I am so weary of people trying to change both the common and Latin names of species because doing so will magically render biology more inclusive. But I have yet to find a single person who left the field, or refused to enter it, because species were named after people, odious or otherwise. In the … Continue reading More calls for not naming species after people
I’ve written several times about the current drive to rename plant and animal species, usually on the grounds that their common or scientific names reflect somebody in the past who did something bad, like owning slaves. (Most of this drive has involved bird names.) In general I’m not a huge fan of changing common names, … Continue reading Once again: should we rename animal species?
There have been two new papers, both in once-respectable evolution journals, arguing that species names—both common names (“Bachman’s warbler”) and scientific names, or Latin binomials (“Vermivora bachmanii)”—should be eliminated from scientific discourse on two grounds. First, species are often named after people who did bad stuff (e.g., Bachman, Audubon), and it is not “inclusive” to … Continue reading More on eliminating species names derived from human names
As you know, all officially recognized species have both a common name and a Latin binomial. I, for example, am a human (common name), but also a member of the species Homo sapiens (official binomial), and I used to work on the fruit fly or vinegar fly (common name), known officially as Drosophila melanogaster (meaning … Continue reading ICZN: we won’t change animals’ Latin (“scientific”) names, even if they’re considered offensive
My criteria for deciding whether a name should be kept, or a statue left up, are twofold: the good that the person’s life did outweighs the bad, and the name or statue is in honor of the good. Although there have been calls for John James Audubon’s name to be taken off everything (including his … Continue reading Audubon Society decides to keep its name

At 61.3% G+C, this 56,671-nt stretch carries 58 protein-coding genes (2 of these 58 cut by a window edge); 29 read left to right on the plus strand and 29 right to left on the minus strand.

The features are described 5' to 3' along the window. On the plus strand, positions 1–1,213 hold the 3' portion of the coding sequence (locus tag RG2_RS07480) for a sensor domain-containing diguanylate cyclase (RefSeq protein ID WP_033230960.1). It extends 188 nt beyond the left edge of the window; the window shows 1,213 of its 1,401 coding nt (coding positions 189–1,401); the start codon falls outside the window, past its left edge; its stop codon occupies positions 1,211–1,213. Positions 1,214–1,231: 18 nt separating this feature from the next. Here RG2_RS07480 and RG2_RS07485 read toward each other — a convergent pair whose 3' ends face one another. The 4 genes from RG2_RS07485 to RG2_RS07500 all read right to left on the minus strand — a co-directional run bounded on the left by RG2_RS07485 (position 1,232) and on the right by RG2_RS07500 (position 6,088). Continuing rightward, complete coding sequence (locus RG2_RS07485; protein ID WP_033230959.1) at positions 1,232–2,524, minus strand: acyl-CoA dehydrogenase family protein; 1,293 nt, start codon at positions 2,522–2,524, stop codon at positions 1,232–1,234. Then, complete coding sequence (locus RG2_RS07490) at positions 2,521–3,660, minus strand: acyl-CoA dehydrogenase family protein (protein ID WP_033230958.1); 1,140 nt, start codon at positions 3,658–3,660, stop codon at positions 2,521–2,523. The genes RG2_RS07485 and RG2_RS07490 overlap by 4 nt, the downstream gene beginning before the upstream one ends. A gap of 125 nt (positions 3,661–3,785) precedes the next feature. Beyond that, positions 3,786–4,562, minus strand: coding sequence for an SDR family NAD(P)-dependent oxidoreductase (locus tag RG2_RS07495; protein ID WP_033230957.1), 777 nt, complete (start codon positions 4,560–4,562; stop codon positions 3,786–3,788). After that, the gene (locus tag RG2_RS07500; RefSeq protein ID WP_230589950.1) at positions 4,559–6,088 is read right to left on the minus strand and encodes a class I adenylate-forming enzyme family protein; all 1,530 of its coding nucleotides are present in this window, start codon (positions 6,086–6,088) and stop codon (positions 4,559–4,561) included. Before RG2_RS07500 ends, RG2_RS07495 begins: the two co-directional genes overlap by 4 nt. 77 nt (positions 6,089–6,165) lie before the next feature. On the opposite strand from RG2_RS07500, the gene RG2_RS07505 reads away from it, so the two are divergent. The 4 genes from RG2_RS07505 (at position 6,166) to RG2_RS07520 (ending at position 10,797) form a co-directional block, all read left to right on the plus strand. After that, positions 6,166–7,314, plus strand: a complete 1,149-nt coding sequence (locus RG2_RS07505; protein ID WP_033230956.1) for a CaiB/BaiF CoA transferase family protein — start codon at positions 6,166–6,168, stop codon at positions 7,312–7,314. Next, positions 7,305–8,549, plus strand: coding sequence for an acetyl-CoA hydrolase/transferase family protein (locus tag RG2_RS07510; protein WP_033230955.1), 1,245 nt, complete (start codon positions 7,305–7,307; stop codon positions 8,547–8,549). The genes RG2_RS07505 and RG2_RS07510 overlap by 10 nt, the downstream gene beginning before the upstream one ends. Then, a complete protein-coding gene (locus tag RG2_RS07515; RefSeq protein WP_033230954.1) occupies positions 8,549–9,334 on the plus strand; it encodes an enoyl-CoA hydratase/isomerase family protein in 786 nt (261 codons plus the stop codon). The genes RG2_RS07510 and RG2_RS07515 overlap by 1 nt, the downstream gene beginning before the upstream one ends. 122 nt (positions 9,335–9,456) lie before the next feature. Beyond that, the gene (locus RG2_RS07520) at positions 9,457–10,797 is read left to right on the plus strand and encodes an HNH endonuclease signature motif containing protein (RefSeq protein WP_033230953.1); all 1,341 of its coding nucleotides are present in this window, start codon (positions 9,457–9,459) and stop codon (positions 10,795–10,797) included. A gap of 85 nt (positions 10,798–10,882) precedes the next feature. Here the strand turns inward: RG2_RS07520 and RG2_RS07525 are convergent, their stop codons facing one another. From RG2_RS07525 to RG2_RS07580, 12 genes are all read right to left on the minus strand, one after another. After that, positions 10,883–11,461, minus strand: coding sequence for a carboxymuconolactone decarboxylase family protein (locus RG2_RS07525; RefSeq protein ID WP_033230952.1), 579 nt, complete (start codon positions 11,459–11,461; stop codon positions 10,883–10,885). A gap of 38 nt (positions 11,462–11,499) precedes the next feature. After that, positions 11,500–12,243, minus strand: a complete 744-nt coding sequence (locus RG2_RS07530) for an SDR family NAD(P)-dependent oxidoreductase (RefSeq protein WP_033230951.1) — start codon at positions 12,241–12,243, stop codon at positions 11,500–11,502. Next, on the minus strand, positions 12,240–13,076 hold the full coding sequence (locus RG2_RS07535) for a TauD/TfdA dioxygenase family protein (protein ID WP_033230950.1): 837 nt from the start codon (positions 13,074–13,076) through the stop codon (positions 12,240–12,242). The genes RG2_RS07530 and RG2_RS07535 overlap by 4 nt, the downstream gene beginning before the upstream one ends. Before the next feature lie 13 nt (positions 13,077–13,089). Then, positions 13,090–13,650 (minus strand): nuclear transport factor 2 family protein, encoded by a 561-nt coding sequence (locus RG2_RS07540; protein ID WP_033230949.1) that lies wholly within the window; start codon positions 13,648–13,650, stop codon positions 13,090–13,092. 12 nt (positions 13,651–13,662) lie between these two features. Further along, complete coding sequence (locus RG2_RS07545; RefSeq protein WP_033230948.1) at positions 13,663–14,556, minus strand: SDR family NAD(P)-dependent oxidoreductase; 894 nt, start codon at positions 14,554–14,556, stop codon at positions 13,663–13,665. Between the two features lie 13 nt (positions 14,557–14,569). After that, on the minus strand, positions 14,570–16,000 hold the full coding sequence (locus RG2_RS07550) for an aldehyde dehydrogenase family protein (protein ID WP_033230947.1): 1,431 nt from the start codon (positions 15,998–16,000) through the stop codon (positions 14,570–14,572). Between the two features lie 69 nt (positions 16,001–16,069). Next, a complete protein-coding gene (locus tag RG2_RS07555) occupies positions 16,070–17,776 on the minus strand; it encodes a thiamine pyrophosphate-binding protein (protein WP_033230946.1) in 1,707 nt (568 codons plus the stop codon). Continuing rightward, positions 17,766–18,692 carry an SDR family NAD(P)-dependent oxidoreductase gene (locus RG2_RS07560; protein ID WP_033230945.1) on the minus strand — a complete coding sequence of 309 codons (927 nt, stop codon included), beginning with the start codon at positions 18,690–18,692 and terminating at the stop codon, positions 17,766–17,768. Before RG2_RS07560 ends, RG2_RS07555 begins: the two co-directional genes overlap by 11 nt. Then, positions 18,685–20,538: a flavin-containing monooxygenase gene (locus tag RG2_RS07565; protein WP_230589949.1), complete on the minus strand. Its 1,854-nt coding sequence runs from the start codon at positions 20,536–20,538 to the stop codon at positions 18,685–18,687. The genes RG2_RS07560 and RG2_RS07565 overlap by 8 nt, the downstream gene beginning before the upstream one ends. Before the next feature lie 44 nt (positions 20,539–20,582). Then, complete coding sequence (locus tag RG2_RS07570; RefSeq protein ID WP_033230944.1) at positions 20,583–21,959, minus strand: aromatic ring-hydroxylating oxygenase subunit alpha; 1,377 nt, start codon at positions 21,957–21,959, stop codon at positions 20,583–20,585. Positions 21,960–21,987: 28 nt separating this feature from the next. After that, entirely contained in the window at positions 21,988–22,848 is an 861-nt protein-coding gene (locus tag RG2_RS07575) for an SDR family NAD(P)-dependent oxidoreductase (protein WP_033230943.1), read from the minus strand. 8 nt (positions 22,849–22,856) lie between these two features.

Today’s photos are from Athayde Tonhasca Júnior, and the topic is biological nomenclature: how these creatures were named. Do read all the captions. The descriptions are of course from Athayde, and are indented. You can enlarge the photos by clicking on them. This beetle had the bad luck of being described in 1937 by Oskar … Continue reading Readers’ wildlife photos
The American Ornithological Society has issued a Diktat that all common bird names derived from a person’s name, or “eponyms,” are going to be discarded and replaced with descriptive names. The Latin binomials or “scientific names”, however, are not going to be changed. Below is the order from on high; click on headline below to … Continue reading They’re going to change the common names of all birds named after people
Let me begin by trying to note what’s good about this new article in Trends in Ecology & Evolution, for Dan Dennett suggests, properly, that one should credit one’s opponents with the good and correct things they say before taking issue with the other stuff. First, the article below is motivated by good sentiments: the … Continue reading On the harm, violence, and danger of wrongspeak in ecology and evolution